Did you read How to Install? If you did, then you know how to setup the client so that your name and ip and other important and necessary information is entered. If you didn't go visit the page now and read steps 3 and 4. Once you've done that, you're ready to move on to the second half of setting up the client; configuring your client to handle DCC transfers and to access the IRC networks that handle anime related traffic. Let's start by going into more detail on "servers". Earlier I explained that servers hold channels and channels hold people, and in those channels you acquire files and chat. A server on IRC is just like any website server on the internet, it's just a computer that hosts a bunch of things. In this case, it runs a server version of IRC, that allows it to act as a network, linking hundreds and even thousands of people together. There are tons and tons of servers, most of which, you will never visit unless you go out of your way too. In our case, only a handful of servers concern us, because on these servers, we can find anime and manga. Let's go ahead and list out some important ones.

    (A) Anime Related Network/Server List
    irc.rizon.net - website
    irc.irchighway.net - website
    irc.immortal-anime.net - website
    irc.aniverse.com - website
    irc.enterthegame.com - website
    irc.chatsociety.net - website currently down.
    irc.chatspike.net - website

    (People may crucify me for not listing their favorite networks, but I'm just going to go with the ones I use.)

    Now we are going to set you up with the same networks as me, and get rid of all those networks you don't use. You can re-add them later, if for some reason you plan on using them. Open up mIRC, skip past the register screen to this screen;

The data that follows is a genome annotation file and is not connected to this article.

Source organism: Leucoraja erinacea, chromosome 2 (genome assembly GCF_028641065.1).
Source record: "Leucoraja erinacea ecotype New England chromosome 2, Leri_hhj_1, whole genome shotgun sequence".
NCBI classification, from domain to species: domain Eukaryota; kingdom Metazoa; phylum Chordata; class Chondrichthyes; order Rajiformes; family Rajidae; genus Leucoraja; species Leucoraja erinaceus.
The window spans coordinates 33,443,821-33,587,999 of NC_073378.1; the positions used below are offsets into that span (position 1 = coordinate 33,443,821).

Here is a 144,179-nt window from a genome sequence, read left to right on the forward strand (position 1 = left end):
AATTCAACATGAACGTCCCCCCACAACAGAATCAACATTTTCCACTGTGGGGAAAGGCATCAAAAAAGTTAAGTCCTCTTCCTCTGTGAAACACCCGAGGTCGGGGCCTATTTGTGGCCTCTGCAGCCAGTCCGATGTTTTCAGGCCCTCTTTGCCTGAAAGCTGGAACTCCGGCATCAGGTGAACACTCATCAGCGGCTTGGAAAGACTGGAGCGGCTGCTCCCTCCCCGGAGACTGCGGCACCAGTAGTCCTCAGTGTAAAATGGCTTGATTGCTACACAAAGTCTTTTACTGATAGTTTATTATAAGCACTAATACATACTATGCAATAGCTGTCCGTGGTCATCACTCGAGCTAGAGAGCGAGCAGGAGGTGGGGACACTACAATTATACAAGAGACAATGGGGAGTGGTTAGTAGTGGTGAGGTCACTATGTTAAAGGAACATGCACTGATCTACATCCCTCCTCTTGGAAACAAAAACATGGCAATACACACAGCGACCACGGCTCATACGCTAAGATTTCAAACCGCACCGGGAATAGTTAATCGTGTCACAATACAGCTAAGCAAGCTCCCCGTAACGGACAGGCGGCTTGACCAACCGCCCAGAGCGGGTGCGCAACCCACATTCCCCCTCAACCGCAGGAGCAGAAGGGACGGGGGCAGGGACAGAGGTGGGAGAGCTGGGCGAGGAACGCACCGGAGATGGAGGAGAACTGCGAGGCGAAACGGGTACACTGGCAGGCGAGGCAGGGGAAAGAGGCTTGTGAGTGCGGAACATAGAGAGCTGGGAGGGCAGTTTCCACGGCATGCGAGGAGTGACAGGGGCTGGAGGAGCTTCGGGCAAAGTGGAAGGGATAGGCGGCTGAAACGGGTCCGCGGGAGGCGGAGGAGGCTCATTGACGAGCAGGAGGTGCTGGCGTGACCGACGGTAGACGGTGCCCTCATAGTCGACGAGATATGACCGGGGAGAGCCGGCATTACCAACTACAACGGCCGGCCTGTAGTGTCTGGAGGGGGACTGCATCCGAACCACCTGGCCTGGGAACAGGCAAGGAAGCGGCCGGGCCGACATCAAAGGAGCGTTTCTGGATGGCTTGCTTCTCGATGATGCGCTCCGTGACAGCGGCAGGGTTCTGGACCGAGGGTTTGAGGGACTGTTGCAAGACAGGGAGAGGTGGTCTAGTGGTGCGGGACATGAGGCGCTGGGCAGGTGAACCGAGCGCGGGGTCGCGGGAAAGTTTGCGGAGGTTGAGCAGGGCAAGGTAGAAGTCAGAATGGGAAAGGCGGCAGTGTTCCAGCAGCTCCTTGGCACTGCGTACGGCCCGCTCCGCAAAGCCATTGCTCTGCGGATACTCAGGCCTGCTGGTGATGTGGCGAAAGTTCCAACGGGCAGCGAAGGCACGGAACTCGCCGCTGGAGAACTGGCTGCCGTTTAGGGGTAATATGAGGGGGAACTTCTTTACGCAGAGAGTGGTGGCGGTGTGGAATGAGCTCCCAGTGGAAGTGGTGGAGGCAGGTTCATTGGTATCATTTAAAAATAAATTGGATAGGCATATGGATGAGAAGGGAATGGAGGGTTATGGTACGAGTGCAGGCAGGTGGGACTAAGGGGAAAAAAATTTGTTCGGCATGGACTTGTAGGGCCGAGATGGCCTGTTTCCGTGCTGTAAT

Now click the word "servers" on the left to get this screen;

    NOTE: This second picture is taken from my own client.
    The window looks different because my windows theme
    is 2 cool 4 this planet. So shaddup.






    If you click the little down arrow next to the white box where "chatspike" is written (read: the server list), you'll get a huge list of servers if you just installed IRC. That's fine, but no one needs this many servers, and it'll just make finding the ones you WANT take longer than it should. So hit the delete button as many times as you can stand it. Then hit it some more. Even delete the servers that I listed above as being anime providing networks. Why? Because if you don't, you'll have to keep hitting that down button and selecting a different server to delete. If you do, you can just hit the delete button over and over really fast. Yeah, I'm a bastard like that. Now, we re-add all the servers we want, some of which weren't in that list to begin with. Press the add button to begin, and you'll get a screen like this;